What Exactly Is Gestational Diabetes? 7 Things to Know

Here's a scary stat: According to a recent report from the CDC, nearly half of U.S. women gain too much weight during their pregnancies—a move that can significantly increase your risk of gestational diabetes, a pregnancy-triggered blood-sugar imbalance that can affect both you and your baby's health. (Even Kim K. recently went through a gestational diabetes scare on KUWTK, basically proving that no woman is safe.)

Here's everything you need to know about how this sneaky health issue strikes—and what to do about it:

1. Up to 10 Percent of Pregnancies Are Affected Each Year
"Normal changes in pregnancy predispose women to gestational diabetes," says Stephen Thung, M.D., maternal fetal medicine specialist at The Ohio State University Wexner Medical Center. During pregnancy, the placenta produces high levels of various hormones, almost all of which impair your body's ability to maintain healthy blood-sugar levels. "As the pregnancy progresses, the insulin a woman produces to balance out her blood sugar gets weaker," says Thung. "For most women, this doesn't develop into any issues, as their bodies can produce more and more insulin to compensate. But for some, this can lead to insulin resistance—where the body can't produce enough to overpower the insulin-blocking hormones. And as such, blood glucose levels get too high." Before you know it, bam: gestational diabetes strikes.

2. For Most Women, the Symptoms Aren’t Noticeable
Because the signs of gestational diabetes tend to fly under-the-radar, it's a good idea to seek out healthcare before you're knocked up so your doc can evaluate your risk of developing it. You're more likely to develop gestational diabetes if you're over the age of 25, have a family history of diabetes, are overweight, or are of a non-white race. It's unclear why, but women who are black, Hispanic, American Indian, or Asian are at a greater risk of developing gestational diabetes, according to the Mayo Clinic. "Most of these risk factors suggest a pre-existing insulin resistance that likely worsens during pregnancy," says Thung.

3. It Usually Strikes During the Third Trimester
"Gestational diabetes tends to develop early in the third trimester, when the insulin-blocking hormones are reaching peak levels and causing the greatest amount of insulin resistance," says Danielle Cooper, M.D., board-certified ob-gyn in Shreveport, Louisiana. "This is why testing during pregnancy is usually done at around 28 weeks pregnant." However, some patients may have pregestational diabetes that wasn't recognized until after the patient was pregnant, so some physicians will screen earlier in the pregnancy if the patient has certain risk factors (like the ones mentioned above).

4. The More Belly Fat You Have, the Higher the Risk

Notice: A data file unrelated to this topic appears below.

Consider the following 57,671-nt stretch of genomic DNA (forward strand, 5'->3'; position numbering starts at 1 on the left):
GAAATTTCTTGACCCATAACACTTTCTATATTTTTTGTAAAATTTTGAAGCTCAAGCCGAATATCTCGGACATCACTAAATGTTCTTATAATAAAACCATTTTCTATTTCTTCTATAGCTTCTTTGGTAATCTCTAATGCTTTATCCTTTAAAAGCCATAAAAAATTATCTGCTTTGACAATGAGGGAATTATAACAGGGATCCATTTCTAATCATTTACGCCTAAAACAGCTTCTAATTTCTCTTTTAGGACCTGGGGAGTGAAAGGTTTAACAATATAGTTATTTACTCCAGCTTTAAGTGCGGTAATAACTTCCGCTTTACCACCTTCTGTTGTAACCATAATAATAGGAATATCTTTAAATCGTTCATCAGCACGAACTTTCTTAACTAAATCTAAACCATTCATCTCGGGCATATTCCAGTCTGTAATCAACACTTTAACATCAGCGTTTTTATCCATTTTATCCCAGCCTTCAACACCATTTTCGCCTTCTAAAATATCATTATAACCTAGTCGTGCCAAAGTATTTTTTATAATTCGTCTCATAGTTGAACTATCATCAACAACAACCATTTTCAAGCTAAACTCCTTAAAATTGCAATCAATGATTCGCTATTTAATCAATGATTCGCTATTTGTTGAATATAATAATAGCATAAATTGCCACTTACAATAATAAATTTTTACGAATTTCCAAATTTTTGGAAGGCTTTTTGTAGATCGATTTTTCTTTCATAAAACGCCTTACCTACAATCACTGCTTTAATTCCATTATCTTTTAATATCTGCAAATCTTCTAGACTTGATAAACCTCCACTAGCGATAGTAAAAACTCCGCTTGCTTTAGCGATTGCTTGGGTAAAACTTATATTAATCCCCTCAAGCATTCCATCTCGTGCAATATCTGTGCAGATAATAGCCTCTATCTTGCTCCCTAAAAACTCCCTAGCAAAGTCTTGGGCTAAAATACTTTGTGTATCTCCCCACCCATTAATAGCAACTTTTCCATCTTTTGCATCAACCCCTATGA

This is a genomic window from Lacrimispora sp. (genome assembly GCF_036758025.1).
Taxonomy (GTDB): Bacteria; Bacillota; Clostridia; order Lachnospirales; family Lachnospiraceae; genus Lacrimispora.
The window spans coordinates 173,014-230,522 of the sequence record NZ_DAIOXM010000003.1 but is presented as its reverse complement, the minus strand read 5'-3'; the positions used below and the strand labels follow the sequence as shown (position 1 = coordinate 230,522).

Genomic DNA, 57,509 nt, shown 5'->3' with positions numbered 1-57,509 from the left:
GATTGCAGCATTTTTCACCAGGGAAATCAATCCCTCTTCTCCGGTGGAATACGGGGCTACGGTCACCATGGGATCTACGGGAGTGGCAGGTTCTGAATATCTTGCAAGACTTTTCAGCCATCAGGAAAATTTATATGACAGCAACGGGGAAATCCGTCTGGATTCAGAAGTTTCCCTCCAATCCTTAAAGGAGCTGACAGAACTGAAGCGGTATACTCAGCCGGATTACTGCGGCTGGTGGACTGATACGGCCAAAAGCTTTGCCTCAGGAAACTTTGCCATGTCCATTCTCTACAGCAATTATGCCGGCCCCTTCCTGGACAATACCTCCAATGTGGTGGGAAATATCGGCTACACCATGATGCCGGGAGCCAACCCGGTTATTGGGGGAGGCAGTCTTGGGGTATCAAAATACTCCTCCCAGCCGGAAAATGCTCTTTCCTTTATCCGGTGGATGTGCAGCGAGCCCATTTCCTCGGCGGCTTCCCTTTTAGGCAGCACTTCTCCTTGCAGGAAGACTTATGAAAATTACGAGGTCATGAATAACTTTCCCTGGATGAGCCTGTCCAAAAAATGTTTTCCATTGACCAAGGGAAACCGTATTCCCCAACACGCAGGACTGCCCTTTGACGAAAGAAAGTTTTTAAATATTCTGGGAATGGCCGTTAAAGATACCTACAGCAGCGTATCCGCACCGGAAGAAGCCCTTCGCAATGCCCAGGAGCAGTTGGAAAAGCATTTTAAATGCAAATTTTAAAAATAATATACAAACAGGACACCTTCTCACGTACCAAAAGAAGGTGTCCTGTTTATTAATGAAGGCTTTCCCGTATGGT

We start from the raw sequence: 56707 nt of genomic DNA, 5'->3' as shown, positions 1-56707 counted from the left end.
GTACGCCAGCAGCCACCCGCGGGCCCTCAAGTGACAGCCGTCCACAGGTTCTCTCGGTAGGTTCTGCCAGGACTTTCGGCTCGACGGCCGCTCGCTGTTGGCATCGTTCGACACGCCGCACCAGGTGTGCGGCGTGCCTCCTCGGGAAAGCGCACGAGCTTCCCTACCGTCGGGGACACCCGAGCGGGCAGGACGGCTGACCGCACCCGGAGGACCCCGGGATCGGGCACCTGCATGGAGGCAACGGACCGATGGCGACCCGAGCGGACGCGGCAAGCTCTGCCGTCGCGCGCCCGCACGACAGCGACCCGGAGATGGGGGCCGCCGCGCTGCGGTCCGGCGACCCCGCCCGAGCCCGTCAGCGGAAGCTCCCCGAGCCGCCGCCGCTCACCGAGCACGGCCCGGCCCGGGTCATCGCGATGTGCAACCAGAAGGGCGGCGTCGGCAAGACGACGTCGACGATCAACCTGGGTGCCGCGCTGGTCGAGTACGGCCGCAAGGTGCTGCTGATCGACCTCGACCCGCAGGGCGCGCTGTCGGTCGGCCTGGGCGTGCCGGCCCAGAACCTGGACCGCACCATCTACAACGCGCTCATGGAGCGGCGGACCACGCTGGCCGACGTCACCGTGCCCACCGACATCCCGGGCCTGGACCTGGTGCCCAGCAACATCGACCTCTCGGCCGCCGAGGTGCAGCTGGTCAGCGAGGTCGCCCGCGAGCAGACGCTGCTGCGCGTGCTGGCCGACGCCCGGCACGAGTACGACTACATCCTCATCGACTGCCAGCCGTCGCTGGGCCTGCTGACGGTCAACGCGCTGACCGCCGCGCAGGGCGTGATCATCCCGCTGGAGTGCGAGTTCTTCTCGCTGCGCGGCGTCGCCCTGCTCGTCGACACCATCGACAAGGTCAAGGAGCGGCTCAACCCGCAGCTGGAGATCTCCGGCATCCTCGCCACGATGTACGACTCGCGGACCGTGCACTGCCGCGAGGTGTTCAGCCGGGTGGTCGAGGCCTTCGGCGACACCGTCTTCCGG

A recent study published in the journal Diabetes Care found that women with high levels of abdominal fat in their first trimester might be at an increased risk for diabetes later in the pregnancy. The study involved roughly 500 women, aged 18 to 42, who had ultrasounds to gauge their abdominal fat at 11 to 14 weeks of pregnancy. Researchers found that women who had higher levels of fat were more likely to develop diabetes at 24 to 28 weeks of pregnancy. This could mean a new way for doctors to screen for risk factors earlier in the game—and a new way for women to lower their risk by keeping their belly fat in check.

5. Left Untreated, It Can Harm Your Baby
If you don't know you have gestational diabetes or it's not under control, your baby will also have high blood glucose. This means that his or her pancreas will have to make extra insulin to control it, and the excess glucose in your baby's blood will then be stored as fat, according to the National Institute of Diabetes and Digestive and Kidney Diseases. This can lead to health problems, such as being born with a larger than normal body, which can make for a tricky and dangerous delivery. It can also cause your baby to be born with low blood glucose (hypoglycemia), breathing problems (respiratory distress syndrome), and a higher chance of dying before or soon after birth. What's worse, as your baby grows up, he or she will be more likely to become overweight and develop type 2 diabetes.

6. The More Healthy Habits You Establish Before Pregnancy, the Better
There are no guarantees when it comes to preventing gestational diabetes, but establishing as many healthy habits as you can before you're preggers—eating healthy, losing weight, exercising more—can go a long way in reducing your risk, says Cooper. But once you're pregnant, it's up to your doctor to decide the proper steps in keeping gestational diabetes at bay based on your specific health and lifestyle.

7. It Usually Goes Away After You Give Birth
"Once delivery occurs, insulin resistance returns to normal, and the vast majority of women don't continue to be diabetic," says Thung. But take note: "One of the most important things to understand is that women with gestational diabetes are at a very high risk for developing diabetes later in life," he says. Patients should be retested after their six-week postpartum visit to determine if their blood glucose levels have returned to normal, says Cooper, and afterward screened for diabetes every three to five years.

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